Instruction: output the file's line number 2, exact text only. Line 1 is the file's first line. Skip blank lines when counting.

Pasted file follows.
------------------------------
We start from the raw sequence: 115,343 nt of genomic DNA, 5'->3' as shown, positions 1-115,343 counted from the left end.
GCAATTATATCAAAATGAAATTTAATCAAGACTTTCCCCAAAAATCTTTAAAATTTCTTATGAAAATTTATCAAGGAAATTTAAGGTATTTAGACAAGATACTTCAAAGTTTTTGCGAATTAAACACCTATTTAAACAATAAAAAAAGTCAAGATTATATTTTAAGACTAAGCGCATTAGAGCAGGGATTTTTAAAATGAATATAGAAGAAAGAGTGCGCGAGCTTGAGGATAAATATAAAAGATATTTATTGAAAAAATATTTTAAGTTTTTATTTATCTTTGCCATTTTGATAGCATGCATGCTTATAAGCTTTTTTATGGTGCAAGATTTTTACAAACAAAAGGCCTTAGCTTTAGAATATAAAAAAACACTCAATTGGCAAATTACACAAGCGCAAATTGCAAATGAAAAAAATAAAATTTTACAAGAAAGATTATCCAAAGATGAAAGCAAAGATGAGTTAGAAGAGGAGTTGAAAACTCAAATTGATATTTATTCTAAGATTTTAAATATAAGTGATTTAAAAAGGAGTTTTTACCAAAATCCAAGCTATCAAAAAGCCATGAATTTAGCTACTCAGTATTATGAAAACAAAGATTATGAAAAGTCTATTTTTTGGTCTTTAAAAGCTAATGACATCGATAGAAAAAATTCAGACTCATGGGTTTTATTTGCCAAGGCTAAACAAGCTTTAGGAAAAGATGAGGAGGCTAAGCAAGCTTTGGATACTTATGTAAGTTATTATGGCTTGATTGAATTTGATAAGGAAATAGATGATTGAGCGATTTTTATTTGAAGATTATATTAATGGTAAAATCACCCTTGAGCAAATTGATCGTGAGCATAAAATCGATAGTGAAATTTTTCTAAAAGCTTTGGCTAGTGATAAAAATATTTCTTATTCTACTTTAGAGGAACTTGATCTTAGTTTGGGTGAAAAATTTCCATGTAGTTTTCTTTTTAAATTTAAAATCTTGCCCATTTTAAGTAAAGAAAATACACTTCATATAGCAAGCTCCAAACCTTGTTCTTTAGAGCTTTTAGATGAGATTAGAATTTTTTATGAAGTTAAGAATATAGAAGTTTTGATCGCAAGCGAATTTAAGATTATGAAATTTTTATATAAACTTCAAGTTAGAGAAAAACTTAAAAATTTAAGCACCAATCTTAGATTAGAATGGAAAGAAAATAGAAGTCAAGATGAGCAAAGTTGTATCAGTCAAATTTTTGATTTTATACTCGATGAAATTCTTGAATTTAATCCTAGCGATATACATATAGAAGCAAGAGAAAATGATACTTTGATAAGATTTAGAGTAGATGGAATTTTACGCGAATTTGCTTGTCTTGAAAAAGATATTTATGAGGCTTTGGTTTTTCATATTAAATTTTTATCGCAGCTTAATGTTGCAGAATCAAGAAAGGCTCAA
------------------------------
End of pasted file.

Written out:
GCAATTATATCAAAATGAAATTTAATCAAGACTTTCCCCAAAAATCTTTAAAATTTCTTATGAAAATTTATCAAGGAAATTTAAGGTATTTAGACAAGATACTTCAAAGTTTTTGCGAATTAAACACCTATTTAAACAATAAAAAAAGTCAAGATTATATTTTAAGACTAAGCGCATTAGAGCAGGGATTTTTAAAATGAATATAGAAGAAAGAGTGCGCGAGCTTGAGGATAAATATAAAAGATATTTATTGAAAAAATATTTTAAGTTTTTATTTATCTTTGCCATTTTGATAGCATGCATGCTTATAAGCTTTTTTATGGTGCAAGATTTTTACAAACAAAAGGCCTTAGCTTTAGAATATAAAAAAACACTCAATTGGCAAATTACACAAGCGCAAATTGCAAATGAAAAAAATAAAATTTTACAAGAAAGATTATCCAAAGATGAAAGCAAAGATGAGTTAGAAGAGGAGTTGAAAACTCAAATTGATATTTATTCTAAGATTTTAAATATAAGTGATTTAAAAAGGAGTTTTTACCAAAATCCAAGCTATCAAAAAGCCATGAATTTAGCTACTCAGTATTATGAAAACAAAGATTATGAAAAGTCTATTTTTTGGTCTTTAAAAGCTAATGACATCGATAGAAAAAATTCAGACTCATGGGTTTTATTTGCCAAGGCTAAACAAGCTTTAGGAAAAGATGAGGAGGCTAAGCAAGCTTTGGATACTTATGTAAGTTATTATGGCTTGATTGAATTTGATAAGGAAATAGATGATTGAGCGATTTTTATTTGAAGATTATATTAATGGTAAAATCACCCTTGAGCAAATTGATCGTGAGCATAAAATCGATAGTGAAATTTTTCTAAAAGCTTTGGCTAGTGATAAAAATATTTCTTATTCTACTTTAGAGGAACTTGATCTTAGTTTGGGTGAAAAATTTCCATGTAGTTTTCTTTTTAAATTTAAAATCTTGCCCATTTTAAGTAAAGAAAATACACTTCATATAGCAAGCTCCAAACCTTGTTCTTTAGAGCTTTTAGATGAGATTAGAATTTTTTATGAAGTTAAGAATATAGAAGTTTTGATCGCAAGCGAATTTAAGATTATGAAATTTTTATATAAACTTCAAGTTAGAGAAAAACTTAAAAATTTAAGCACCAATCTTAGATTAGAATGGAAAGAAAATAGAAGTCAAGATGAGCAAAGTTGTATCAGTCAAATTTTTGATTTTATACTCGATGAAATTCTTGAATTTAATCCTAGCGATATACATATAGAAGCAAGAGAAAATGATACTTTGATAAGATTTAGAGTAGATGGAATTTTACGCGAATTTGCTTGTCTTGAAAAAGATATTTATGAGGCTTTGGTTTTTCATATTAAATTTTTATCGCAGCTTAATGTTGCAGAATCAAGAAAGGCTCAA